‘Don’t meanly say ‘NO!’, say ‘You’re hot, I love you, and love having sex with you but I am tired/bloated/not in the mood’. Be kind!’ he advised.
‘Remember that it can hurt when a bid for attention – sexual or otherwise – gets declined. So use some common sense and be nice.’
A normal part of any long term relationship, Todd says, is differing levels of desire between pairs and sex drives declining over time.
‘Develop strategies to cope with and manage the differences. This is crucial or else sex will become filled with resentment and anxiety. Not hot,’ he said.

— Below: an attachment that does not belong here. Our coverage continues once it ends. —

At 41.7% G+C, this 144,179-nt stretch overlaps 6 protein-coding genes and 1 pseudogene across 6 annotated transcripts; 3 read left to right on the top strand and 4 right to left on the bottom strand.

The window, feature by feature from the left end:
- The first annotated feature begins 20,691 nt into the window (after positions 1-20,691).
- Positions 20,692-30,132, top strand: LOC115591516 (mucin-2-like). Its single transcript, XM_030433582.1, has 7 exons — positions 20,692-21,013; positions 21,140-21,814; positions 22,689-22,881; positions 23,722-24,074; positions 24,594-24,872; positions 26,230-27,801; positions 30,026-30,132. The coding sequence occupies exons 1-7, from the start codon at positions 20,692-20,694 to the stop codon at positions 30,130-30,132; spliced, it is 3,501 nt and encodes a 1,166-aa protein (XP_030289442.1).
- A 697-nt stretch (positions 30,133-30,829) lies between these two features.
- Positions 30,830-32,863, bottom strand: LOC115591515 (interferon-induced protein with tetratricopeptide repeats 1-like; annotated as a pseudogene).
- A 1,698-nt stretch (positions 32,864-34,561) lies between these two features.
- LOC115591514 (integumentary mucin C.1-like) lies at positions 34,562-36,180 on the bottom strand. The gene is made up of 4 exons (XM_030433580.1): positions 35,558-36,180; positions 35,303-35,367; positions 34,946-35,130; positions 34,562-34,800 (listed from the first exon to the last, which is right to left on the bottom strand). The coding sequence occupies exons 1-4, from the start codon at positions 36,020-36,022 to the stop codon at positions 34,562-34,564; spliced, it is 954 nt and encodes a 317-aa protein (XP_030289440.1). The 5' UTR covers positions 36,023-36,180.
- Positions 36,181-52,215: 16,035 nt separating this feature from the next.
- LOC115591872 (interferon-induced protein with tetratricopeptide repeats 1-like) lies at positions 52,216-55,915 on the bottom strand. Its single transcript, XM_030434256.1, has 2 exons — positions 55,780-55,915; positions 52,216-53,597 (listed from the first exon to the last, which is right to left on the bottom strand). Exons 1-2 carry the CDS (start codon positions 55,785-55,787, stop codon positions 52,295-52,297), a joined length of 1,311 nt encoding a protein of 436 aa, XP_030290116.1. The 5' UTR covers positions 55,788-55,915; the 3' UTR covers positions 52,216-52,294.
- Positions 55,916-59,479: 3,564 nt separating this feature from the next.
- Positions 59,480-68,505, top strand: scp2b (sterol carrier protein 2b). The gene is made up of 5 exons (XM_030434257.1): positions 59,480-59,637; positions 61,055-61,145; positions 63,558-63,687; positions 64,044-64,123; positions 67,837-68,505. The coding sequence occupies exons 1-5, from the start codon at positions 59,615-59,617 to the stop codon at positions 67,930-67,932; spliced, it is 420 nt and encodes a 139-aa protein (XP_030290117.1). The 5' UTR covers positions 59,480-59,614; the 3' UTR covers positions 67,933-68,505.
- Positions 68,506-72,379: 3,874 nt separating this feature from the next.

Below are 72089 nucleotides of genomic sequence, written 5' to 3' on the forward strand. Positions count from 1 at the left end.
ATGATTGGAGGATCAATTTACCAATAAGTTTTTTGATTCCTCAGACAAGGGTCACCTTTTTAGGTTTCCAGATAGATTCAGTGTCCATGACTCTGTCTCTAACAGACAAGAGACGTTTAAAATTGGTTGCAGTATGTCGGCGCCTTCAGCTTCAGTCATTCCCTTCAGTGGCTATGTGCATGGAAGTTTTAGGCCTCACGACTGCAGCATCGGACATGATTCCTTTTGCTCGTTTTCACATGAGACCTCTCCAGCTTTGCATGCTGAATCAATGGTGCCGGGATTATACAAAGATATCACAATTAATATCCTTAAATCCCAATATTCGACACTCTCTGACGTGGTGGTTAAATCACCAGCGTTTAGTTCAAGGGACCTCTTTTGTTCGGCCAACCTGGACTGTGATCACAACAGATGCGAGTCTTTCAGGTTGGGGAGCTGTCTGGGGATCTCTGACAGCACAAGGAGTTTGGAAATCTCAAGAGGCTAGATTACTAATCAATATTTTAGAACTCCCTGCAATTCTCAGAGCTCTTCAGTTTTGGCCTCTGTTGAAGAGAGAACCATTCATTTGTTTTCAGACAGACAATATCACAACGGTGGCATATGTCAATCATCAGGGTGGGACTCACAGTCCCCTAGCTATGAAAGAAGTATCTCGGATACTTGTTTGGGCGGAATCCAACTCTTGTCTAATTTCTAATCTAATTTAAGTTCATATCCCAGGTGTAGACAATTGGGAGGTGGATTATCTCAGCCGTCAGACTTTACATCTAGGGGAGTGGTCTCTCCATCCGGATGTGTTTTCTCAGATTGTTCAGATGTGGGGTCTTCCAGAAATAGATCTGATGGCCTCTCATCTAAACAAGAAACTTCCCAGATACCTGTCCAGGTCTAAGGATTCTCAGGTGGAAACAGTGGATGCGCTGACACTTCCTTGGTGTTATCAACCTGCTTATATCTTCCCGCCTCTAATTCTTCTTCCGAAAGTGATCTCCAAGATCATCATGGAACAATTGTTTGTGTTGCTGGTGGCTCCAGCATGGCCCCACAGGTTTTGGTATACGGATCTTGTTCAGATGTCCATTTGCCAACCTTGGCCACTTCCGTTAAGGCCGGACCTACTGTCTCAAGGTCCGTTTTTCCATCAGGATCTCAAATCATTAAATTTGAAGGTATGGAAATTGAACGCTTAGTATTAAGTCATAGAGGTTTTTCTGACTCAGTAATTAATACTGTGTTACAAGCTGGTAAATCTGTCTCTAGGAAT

Finally, the relationship expert said not to be quiet but make noise and talk to each other while in the act.
‘Make noises. Breathe, Talk dirty, Push limits. Also ask your partner what they like,’ he said.
‘Make sure you tell your partner the words that turn you on/off, especially when referring to your body and genitals.’
Relationship expert: Seven reasons couple don’t have sex
1. Unsatisfying relational dynamics Conflict, contempt, passive aggressive, unacknowledged imbalances, and disappointment are a recipe for sexual disaster.
This is when sexual withholding and avoidance is an unconscious relational expression of ‘I’m mad at you’. These are dynamics to approach ASAP.
2. No effort If neither partner puts in effort to surprise, seduce, or please the other, it’s likely that sex isn’t going to happen. Put in effort!